contacting in nature: calipers, micrometers, and mechanical indicators. Contact
measurement techniques rank among the worlds first forms of measurement because the
19
physicality of this style of measurement appeals to one of the five basic human senses,
namely touch, which facilitates understanding.
Non-contacting techniques such as optical, capacitance, and pneumatic techniques
are widely used in dimensional metrology. Much of the equipment needed to perform these
measurements can be more expensive because of the higher precision involved in
manufacturing of the instruments. These devices tend to be more accurate than contact
instruments. However, contact measurement is still important as a simple and easy way of
performing measurements or as a verification of non-contacting methods, which can be
difficult to understand in many instances.
A probe produced by Lion Precision in St. Paul, Minnesota offers the best of both
contact and non-contact styles. The Capacitance Adaptor Probe (CAP) is an air bearing
slide with a contacting diamond stylus. The motion of the stylus is measured by a non-
contacting Lion Precision capacitance probe. This work uses this CAP to map the profile of
the edge of diamond tools. Two different methods are examined here: the tool sweep
method and the tool rotation method.
3.2 TOOL SWEEP METHOD

Probably the simplest way to generate a profile of the edge of the tool is by sweeping a
probe across the edge of the tool. The probe is oriented with its axis parallel to the tool axis,
which is the axis in the plane of the tool edge about which the tool is symmetric. Relative
linear motion between the tool and probe in the direction perpendicular to the axis of the
tool results in a measurement of the profile of the tool edge. A sketch illustrating this is
shown in Figure 3.1.

20

Air bearing
slide
Tool
Tool Axis

Figure 3.1: A simple way of measuring the tool profile is sweeping the tool edge across the
stationary probe.

For this experimental setup, the contact measurement probe is a Lion Precision Air-
Bearing Contact Adaptor Probe (CAP) fitted with a Lion Precision C1-C capacitance probe.
The CAP has a spherical diamond tip with a radius of 3.175 mm (0.125 in). The capacitance
probe has a resolution of 3.5 nm (0.14 in). The linear travel is provided by a Moore Tool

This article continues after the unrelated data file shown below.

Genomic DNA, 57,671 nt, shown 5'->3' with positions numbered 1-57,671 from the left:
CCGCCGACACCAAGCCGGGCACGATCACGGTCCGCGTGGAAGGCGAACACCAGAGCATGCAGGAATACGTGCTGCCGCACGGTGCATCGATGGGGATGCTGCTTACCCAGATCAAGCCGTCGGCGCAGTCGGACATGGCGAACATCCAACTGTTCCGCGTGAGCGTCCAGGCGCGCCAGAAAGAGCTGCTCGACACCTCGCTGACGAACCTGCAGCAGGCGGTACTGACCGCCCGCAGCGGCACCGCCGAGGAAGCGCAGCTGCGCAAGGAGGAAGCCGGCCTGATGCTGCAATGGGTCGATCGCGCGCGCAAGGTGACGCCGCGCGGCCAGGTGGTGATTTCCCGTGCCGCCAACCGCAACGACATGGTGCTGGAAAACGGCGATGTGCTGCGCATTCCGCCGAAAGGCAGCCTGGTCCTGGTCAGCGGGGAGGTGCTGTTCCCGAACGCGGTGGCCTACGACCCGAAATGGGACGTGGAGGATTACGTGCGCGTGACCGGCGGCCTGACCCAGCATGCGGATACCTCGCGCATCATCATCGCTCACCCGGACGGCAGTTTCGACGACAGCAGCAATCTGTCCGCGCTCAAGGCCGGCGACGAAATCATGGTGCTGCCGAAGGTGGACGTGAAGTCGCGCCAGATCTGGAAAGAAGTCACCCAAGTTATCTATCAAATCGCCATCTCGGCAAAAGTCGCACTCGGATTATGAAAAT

No. 3 Universal Measuring Machine (UMM) base. This cross-slide base has a maximum
straightness error of 38 nm over 25 mm (15 in over 1 in) of travel.
The diamond tool is mounted to the horizontal slide of the Moore base, and the
probe is mounted to the fixed part of the machine base on a Micro-Controle ball bearing
vertical positioning stage with a sensitivity of 1 m (40 in). The setup is shown in
Figure 3.2. The stage is used to adjust the height of the probe in order to vertically position
the center of the probe with the edge of the tool as shown in Figure 3.3. This is important
21
because the spherical shape of the probe tip can create errors in the measurements if its
center is not aligned with the edge of the tool.

Figure 3.2: A photograph of the experimental setup showing the Moore base, tool, and
CAP.


Figure 3.3: Vertical adjustment of the CAP is performed to align the center of the probe
with the edge of the tool

CAP
edge
tool
Vertical
adjustment
spherical
diamond stylus
22
Both the axis of the probe and the axis of the tool are aligned perpendicular to the
direction of motion of the slide. A slow-speed motor is used to drive the leadscrew of the
slide to generate the linear motion. A motor calibration was performed and is shown in
Figure 3.4. The motor speed, and consequently the slide speed, must be known in order to
determine the number of discrete data points sampled over the desired portion of tool edge.
y = 29.989x - 8.5965
R
2
= 0.9988
y = 28.019x - 7.9097
R
2
= 0.9987
0
2
4
6
8
10
12
0.4 0.45 0.5 0.55 0.6 0.65
Motor Voltage (V)
V
e
l
o
c
i
t
y

(

m
/
s
)
Left Right Linear Least Squares Fit (Right) Linear Least Squares Fit (Left)

Figure 3.4: Calibration curve of the motor controlling the linear motion of the slide shows
the slide velocity as a function of motor voltage for motion in both directions.

The sweep travel is measured with a Lion Precision capacitance probe. The
capacitance probe is mounted on the horizontal slide along with the tool, targeting the
ground surface of the CAP holder. Figure 3.5 shows a close-up view of this. This
capacitance probe has a range of 508 m (0.020 in). To avoid crashing the capacitance
23
probe into the target, only about 75% of the range (about 380 m) is used during
measurement. Data were taken using Siglab A/ D converter unit along with Siglab data
acquisition software for this method, as well as in the tool rotation method discussed in the
following section.

Figure 3.5: Close-up of the experimental setup showing the capacitance probe that tracks
the sweep

3.3 TOOL ROTATION METHOD

The second method for measuring the profile of the tool edge is to rotate of the tool about
its center of curvature of the nominally round edge and mapping the edge with a fixed probe
as illustrated in Figure 3.6. The LLNL instrument discussed in Section 2.5 uses this method.
CAP Holder
Capacitance
Probe
CAP
Tool
24
The probe makes contact with the tool nose edge at the very tip of the probe along the
probe axis, which creates a fixed contact point.

Probe
Tool

Figure 3.6: The profile of the tool can be measured by rotating the probe and tool relative
to each other about the center of curvature of the tool.

The experimental setup for this method is designed around the use of a Professional
Instruments BLOCK-HEAD

4R air bearing spindle as the axis of rotation. This spindle is